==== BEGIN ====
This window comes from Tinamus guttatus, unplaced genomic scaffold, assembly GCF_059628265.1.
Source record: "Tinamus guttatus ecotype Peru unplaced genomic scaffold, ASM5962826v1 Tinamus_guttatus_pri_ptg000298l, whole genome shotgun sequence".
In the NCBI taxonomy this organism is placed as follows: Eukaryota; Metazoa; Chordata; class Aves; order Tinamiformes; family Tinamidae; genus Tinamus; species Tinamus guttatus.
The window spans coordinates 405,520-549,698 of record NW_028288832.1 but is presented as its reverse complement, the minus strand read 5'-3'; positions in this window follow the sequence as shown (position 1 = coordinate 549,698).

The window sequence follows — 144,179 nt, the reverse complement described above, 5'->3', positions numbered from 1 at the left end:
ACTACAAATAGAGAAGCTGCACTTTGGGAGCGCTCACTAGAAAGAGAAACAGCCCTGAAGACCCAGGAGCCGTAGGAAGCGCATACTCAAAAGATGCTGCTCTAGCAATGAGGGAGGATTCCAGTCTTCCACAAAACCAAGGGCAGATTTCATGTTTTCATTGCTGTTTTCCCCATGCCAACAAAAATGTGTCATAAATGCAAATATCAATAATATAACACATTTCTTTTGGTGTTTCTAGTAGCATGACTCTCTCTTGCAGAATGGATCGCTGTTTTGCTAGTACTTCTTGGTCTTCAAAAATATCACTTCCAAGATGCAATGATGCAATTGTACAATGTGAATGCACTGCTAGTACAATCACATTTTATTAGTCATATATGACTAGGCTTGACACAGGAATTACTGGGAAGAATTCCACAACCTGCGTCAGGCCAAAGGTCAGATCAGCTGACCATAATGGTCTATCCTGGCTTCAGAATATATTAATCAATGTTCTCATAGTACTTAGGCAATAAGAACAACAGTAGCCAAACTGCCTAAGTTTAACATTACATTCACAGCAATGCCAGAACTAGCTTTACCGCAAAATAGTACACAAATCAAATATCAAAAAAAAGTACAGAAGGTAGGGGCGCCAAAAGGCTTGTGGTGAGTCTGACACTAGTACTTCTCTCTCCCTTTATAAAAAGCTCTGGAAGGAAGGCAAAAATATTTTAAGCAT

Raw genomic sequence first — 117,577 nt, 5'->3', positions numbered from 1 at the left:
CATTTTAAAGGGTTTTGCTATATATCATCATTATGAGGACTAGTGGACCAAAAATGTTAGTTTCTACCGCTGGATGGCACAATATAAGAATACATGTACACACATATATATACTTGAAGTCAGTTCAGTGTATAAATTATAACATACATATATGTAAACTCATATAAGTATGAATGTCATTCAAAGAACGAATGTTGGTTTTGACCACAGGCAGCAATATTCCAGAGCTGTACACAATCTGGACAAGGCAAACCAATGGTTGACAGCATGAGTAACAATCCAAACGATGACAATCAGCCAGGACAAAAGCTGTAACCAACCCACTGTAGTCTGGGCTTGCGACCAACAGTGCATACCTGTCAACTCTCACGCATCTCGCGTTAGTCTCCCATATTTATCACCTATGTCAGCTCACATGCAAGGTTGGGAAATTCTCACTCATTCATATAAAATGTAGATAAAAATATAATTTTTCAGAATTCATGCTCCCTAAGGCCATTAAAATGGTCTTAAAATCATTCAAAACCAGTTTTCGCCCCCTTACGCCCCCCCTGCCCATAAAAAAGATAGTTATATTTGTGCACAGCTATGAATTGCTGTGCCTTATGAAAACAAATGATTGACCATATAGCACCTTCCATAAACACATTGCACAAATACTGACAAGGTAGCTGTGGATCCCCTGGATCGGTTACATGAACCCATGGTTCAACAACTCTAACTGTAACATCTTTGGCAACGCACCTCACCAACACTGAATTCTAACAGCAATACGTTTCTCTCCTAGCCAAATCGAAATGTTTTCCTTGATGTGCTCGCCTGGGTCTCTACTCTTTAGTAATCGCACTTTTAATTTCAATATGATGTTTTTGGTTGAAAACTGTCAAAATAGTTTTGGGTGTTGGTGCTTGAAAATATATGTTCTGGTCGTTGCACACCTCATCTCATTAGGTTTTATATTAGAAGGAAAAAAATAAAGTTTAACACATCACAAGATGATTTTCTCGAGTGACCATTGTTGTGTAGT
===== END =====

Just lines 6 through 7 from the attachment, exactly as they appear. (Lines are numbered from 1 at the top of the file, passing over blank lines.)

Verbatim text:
ACTACAAATAGAGAAGCTGCACTTTGGGAGCGCTCACTAGAAAGAGAAACAGCCCTGAAGACCCAGGAGCCGTAGGAAGCGCATACTCAAAAGATGCTGCTCTAGCAATGAGGGAGGATTCCAGTCTTCCACAAAACCAAGGGCAGATTTCATGTTTTCATTGCTGTTTTCCCCATGCCAACAAAAATGTGTCATAAATGCAAATATCAATAATATAACACATTTCTTTTGGTGTTTCTAGTAGCATGACTCTCTCTTGCAGAATGGATCGCTGTTTTGCTAGTACTTCTTGGTCTTCAAAAATATCACTTCCAAGATGCAATGATGCAATTGTACAATGTGAATGCACTGCTAGTACAATCACATTTTATTAGTCATATATGACTAGGCTTGACACAGGAATTACTGGGAAGAATTCCACAACCTGCGTCAGGCCAAAGGTCAGATCAGCTGACCATAATGGTCTATCCTGGCTTCAGAATATATTAATCAATGTTCTCATAGTACTTAGGCAATAAGAACAACAGTAGCCAAACTGCCTAAGTTTAACATTACATTCACAGCAATGCCAGAACTAGCTTTACCGCAAAATAGTACACAAATCAAATATCAAAAAAAAGTACAGAAGGTAGGGGCGCCAAAAGGCTTGTGGTGAGTCTGACACTAGTACTTCTCTCTCCCTTTATAAAAAGCTCTGGAAGGAAGGCAAAAATATTTTAAGCAT

Raw genomic sequence first — 117,577 nt, 5'->3', positions numbered from 1 at the left: